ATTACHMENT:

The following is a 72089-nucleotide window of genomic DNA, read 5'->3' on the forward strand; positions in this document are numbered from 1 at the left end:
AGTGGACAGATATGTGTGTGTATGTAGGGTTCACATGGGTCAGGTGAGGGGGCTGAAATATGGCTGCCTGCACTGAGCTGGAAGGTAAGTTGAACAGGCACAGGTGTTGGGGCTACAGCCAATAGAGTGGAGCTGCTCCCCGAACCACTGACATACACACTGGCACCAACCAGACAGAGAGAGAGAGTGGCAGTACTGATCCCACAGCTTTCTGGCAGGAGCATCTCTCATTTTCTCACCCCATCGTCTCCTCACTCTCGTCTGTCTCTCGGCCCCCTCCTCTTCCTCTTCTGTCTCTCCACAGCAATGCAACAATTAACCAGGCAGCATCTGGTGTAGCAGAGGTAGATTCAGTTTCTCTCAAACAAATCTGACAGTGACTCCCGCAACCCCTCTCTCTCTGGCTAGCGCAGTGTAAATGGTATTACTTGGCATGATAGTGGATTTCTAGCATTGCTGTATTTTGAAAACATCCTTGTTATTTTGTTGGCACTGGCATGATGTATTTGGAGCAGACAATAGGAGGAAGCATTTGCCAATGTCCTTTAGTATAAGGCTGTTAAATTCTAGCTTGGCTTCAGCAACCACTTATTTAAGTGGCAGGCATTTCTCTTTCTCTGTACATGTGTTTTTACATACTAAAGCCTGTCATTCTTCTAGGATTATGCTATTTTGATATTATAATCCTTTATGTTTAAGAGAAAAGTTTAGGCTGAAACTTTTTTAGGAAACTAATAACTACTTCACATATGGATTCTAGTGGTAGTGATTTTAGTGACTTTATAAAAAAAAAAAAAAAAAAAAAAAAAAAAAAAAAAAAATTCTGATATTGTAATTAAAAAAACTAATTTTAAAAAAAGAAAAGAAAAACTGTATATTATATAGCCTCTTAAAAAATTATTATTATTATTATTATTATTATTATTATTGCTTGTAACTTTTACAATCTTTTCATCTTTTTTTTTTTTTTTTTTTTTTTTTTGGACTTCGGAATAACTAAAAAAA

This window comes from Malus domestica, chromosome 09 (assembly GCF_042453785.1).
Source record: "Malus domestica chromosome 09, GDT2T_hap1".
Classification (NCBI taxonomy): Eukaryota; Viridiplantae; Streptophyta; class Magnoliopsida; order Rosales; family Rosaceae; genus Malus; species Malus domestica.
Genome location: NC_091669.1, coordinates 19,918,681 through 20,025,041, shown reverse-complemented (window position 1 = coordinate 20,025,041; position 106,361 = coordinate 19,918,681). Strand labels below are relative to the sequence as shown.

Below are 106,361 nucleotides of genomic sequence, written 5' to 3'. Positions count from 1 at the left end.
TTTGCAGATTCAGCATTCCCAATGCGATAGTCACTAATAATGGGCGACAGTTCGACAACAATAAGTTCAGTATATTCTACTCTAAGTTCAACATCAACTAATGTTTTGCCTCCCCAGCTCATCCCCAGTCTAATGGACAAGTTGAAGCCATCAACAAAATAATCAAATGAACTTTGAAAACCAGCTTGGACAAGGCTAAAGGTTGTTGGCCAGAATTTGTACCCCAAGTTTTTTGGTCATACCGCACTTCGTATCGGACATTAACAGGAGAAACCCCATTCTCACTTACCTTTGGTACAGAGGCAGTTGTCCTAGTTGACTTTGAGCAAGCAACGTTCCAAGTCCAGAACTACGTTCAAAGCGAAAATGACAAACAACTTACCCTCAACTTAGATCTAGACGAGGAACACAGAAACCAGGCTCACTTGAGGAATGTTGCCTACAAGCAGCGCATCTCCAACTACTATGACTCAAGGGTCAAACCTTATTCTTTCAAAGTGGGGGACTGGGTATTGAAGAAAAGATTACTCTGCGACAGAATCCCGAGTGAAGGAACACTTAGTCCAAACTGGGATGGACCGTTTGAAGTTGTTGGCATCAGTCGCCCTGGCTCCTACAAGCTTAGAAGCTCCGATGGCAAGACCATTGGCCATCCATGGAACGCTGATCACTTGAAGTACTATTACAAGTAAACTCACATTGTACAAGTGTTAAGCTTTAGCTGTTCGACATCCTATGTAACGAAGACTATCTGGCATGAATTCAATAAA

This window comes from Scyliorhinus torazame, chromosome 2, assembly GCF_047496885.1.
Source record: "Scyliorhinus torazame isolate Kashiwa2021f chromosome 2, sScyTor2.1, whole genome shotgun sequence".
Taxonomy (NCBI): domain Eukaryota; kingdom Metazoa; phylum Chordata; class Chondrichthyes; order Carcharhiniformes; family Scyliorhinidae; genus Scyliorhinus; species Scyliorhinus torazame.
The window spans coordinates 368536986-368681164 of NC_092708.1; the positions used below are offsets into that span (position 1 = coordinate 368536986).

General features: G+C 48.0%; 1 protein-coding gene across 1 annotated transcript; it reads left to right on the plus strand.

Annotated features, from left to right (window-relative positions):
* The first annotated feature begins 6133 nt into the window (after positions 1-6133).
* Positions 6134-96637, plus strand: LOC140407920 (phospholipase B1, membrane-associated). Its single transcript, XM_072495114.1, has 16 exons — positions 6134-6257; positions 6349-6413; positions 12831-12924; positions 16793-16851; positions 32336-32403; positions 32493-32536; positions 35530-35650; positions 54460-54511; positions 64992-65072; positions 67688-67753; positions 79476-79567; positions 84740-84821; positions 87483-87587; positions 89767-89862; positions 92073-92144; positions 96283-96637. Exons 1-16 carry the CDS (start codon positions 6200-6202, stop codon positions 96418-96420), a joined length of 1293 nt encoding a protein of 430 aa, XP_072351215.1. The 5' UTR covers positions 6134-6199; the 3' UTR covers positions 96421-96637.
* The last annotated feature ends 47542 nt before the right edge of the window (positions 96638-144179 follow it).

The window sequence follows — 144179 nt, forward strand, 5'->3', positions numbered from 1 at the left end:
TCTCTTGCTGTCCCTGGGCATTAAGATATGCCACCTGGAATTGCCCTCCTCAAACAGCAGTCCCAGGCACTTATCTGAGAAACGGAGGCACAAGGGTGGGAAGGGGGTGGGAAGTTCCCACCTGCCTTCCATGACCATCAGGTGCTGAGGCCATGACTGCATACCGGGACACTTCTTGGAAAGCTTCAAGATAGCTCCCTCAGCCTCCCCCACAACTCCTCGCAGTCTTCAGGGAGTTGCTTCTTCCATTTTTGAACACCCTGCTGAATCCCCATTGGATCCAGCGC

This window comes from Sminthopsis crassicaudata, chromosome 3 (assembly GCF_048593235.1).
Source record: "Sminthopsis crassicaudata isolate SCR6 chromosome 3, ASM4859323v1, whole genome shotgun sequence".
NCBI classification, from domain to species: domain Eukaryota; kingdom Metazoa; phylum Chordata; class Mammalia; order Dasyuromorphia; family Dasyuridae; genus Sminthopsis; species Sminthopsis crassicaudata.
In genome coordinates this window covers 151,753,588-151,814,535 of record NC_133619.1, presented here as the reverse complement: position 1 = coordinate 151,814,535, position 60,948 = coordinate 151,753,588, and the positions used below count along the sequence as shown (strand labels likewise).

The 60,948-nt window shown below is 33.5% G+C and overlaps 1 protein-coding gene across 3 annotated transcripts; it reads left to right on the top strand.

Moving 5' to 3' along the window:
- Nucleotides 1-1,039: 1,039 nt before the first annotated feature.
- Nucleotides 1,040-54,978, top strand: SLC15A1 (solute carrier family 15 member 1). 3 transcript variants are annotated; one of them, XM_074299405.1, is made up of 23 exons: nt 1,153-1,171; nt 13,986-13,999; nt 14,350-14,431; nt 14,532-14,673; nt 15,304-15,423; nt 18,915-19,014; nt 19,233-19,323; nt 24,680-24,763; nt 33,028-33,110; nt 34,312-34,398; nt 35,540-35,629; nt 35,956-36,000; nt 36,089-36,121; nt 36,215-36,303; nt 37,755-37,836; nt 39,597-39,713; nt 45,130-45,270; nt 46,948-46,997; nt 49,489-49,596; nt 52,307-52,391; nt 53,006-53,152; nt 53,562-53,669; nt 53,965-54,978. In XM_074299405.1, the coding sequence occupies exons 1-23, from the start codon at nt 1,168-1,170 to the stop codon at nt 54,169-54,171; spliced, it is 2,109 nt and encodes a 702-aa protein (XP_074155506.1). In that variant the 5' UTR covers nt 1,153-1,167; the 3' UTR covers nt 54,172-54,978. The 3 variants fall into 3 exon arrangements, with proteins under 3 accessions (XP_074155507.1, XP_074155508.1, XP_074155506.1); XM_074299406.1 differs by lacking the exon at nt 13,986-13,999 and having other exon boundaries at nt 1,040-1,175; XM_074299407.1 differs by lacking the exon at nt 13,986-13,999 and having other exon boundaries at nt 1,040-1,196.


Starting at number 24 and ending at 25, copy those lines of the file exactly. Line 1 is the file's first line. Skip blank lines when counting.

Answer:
The 60,948-nt window shown below is 33.5% G+C and overlaps 1 protein-coding gene across 3 annotated transcripts; it reads left to right on the top strand.

Moving 5' to 3' along the window: